Woody Allen says he’s ‘always willing’ to meet estranged daughter Dylan Farrow and again DENIES her abuse claims – as he decries cancel culture in the US following rapturous reception in Venice for his new movie
Woody Allen has said he is ‘always willing’ to meet his estranged daughter Dylan as he again denied her claims he sexually abused her.
Allen, 87, was in Venice, Italy, on Monday evening for the premiere of his 50th film, Coup de Chance.
The film is unlikely to be screened in the US after Hollywood cut ties with him following his daughter’s allegations.
But in Europe – much like disgraced Roman Polanski – he is still working and on Monday night he was given a three-minute standing ovation for his new French-language film.
The reception was not universal as a group of protesters voice their anger at Allen’s presence in Venice, marching past and chanting in Italian: ‘We are the loud and fierce shout of all the bodies that no longer have a voice.’
Ahead of the premiere, Allen told a press conference he felt he had had a very lucky life, and was fortunate to be healthy and able to continue making films.
But, speaking to Variety, the veteran director became ‘gloomy’, the journalist reported, when asked about the allegations made by his daughter, now 38.
Dylan Farrow claims that Allen touched her inappropriately in August 1992, when she was seven.
She said he abused her in an attic of the Connecticut home where she lived with her mother Mia Farrow and siblings, touching her while she played with a toy train.
The allegations were investigated, and no charges ever brought.
In 2014, the story resurfaced when Dylan Farrow spoke to New York Times columnist Nick Kristof.
Ronan Farrow, the journalist brother of Dylan, wrote about it in 2016, and condemned Hollywood for continuing to work with their father. Their brother Moses Farrow, however, has consistently defended their father and accused Mia Farrow of coaching Dylan to accuse Woody, in anger at their divorce.
In 2018, Dylan Farrow spoke to CBS News, and Woody Allen began to pay a professional price for the accusations.
He has always denied abusing her, and on Monday reiterated his denial.
Asked for his reaction to the HBO documentary Allen v Farrow, which aired in February 2021, Allen told Variety: ‘My reaction has always been the same.
‘The situation has been investigated by two people, two major bodies, not people, but two major investigative bodies. And both, after long detailed investigations, concluded there was no merit to these charges, that, you know, is exactly as I wrote in my book, ‘Apropos of Nothing.’ There was nothing to it.
‘The fact that it lingers on always makes me think that maybe people like the idea that it lingers on. You know, maybe there’s something appealing to people. But why? Why? I don’t know what you can do besides having it investigated, which they did so meticulously. One was less than a year and the other one was many months. And they spoke to everybody concerned and, you know, both came to the exact same conclusion.’
Allen said he had not seen Dylan or Ronan Farrow in years, but would not say no to meeting them.
‘Always willing to but no, no…,’ he said.
Dylan’s allegations have divided Hollywood: actors including Kate Winslet, Greta Gerwig, Timothée Chalamet, Rebecca Hall, Colin Firth, Natalie Portman and Mira Sorvino have all said they regret working with him.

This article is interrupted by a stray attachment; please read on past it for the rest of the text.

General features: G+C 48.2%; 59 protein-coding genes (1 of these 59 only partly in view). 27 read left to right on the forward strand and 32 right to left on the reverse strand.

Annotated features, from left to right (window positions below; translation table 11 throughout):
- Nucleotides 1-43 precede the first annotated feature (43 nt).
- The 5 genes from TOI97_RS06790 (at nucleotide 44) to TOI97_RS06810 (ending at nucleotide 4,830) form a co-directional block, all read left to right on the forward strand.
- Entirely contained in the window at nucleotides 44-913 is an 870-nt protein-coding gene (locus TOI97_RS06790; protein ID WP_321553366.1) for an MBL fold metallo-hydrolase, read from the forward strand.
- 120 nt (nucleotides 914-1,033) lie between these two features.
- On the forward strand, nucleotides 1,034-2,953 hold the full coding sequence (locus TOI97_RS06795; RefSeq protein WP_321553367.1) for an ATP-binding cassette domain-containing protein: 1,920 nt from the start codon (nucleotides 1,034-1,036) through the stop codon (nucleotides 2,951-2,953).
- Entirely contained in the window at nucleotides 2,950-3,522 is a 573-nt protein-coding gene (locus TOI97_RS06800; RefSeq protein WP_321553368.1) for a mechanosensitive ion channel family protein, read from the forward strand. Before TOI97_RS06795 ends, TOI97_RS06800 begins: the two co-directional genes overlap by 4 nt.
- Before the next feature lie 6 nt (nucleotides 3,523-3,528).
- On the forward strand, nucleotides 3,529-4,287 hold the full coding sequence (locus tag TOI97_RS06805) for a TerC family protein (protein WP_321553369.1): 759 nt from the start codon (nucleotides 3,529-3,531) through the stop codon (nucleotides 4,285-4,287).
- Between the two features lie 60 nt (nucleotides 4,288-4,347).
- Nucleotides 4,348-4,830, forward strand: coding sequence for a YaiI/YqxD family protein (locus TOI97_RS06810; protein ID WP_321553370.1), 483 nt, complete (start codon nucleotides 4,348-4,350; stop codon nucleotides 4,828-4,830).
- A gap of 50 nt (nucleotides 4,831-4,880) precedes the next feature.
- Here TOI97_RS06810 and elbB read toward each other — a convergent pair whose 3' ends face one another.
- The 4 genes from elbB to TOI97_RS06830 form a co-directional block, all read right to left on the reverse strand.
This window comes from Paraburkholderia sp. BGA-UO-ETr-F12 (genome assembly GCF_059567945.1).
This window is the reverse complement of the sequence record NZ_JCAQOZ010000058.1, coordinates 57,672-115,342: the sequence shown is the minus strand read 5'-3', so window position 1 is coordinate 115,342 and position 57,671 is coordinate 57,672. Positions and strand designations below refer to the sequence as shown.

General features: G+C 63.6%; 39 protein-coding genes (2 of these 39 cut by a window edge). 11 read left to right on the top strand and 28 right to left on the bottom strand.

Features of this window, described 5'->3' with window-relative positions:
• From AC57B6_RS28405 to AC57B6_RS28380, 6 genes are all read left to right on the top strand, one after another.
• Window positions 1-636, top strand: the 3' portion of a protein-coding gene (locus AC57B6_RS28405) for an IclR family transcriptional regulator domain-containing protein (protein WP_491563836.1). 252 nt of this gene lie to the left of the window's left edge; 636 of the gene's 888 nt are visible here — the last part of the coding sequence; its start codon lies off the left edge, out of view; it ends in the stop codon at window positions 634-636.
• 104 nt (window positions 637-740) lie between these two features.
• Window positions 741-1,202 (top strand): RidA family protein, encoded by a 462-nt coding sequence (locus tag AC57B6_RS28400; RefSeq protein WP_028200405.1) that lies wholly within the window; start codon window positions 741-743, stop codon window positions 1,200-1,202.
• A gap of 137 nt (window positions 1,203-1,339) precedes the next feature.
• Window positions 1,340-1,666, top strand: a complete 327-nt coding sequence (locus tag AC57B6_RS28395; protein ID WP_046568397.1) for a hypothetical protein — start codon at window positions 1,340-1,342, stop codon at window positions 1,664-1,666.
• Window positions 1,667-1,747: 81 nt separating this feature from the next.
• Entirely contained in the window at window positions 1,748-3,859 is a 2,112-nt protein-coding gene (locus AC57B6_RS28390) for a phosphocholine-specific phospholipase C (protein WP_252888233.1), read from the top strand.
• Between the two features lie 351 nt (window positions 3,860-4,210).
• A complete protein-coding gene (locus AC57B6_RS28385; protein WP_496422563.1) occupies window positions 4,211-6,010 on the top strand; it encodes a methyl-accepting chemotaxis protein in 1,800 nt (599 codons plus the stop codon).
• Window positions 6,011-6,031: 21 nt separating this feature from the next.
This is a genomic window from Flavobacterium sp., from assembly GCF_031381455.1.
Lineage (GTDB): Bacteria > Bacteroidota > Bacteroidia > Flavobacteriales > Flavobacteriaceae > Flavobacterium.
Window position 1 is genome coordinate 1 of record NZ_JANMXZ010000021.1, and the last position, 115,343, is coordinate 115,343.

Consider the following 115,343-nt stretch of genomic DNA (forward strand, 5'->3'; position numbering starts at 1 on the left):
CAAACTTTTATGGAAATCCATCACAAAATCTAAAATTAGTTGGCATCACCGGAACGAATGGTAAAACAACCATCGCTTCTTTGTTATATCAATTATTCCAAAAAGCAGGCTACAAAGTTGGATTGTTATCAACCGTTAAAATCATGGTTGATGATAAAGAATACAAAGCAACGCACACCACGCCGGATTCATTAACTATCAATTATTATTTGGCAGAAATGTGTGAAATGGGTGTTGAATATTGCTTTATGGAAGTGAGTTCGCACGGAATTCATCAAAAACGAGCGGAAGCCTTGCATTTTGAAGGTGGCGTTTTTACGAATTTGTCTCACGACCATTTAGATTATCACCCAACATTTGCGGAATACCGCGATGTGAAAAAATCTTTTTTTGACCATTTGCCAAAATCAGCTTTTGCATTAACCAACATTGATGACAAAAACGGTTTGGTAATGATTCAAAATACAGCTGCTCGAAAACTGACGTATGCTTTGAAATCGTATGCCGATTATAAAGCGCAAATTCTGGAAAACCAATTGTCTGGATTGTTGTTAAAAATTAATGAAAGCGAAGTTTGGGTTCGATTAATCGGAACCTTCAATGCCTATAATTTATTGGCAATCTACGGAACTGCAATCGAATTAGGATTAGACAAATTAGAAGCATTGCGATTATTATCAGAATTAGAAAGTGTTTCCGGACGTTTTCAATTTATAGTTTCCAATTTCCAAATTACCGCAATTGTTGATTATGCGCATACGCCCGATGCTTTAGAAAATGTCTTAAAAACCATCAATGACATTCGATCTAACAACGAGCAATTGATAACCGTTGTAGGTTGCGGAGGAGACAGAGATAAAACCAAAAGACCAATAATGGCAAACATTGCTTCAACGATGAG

Diane Keaton, Scarlett Johansson and Cate Blanchett – who won her 2014 Oscar for the Allen-directed Blue Jasmine – have all stood by him. Blanchett said she did not agree with social media being ‘judge and jury’, but said that if there was cause for the investigations to be reopened, she would support that.
Allen filed a $68 million lawsuit against Amazon Studios in 2019 after they pulled out of a deal to distribute his film A Rainy Day In New York: the case was settled out of court.
His last film, Rifkin’s Festival, only showed in 25 cinemas across the United States.
But Allen shrugged off the idea of being ‘cancelled’, calling the concept ‘silly’.
‘I feel if you’re going to be canceled, this is the culture to be canceled by,’ he told Variety.
‘I just find that all so silly. I don’t think about it. I don’t know what it means to be canceled. I know that over the years everything has been the same for me. I make my movies.
‘What has changed is the presentation of the films. You know, I work and it’s the same routine for me. I write the script, raise the money, make the film, shoot it, edit it, it comes out. The difference is not is not from cancel culture. The difference is the way they present the films. It’s that that’s the big change.’
Allen also said some of the effects of the #MeToo movement were ‘silly’.
‘I think any movement where there’s actual benefit, where it does something positive, let’s say for women, is a good thing,’ he said.
‘When it becomes silly, it’s silly. I read instances where it’s very beneficial, where the situation has been very beneficial for women, and that’s good.
‘When I read of some instances in a story in the paper where it’s silly, then it’s foolish.’
Asked what he meant by ‘silly’, Allen replied: ‘It’s silly, you know, when it’s not really a feminist issue or an issue of unfairness to women. When it’s being too extreme in trying to make it into an issue when, in fact, most people would not regard it as any kind of offensive situation.’
Allen has previously suggested Coup de Chance might be his final movie.
However, on Monday he said he had a good idea for a story based in his native New York and would make it if he could find a backer willing to accept his terms – not to read the script or to know whom he had cast.
‘If some foolish person agrees to that, then I will make the film in New York,’ he said.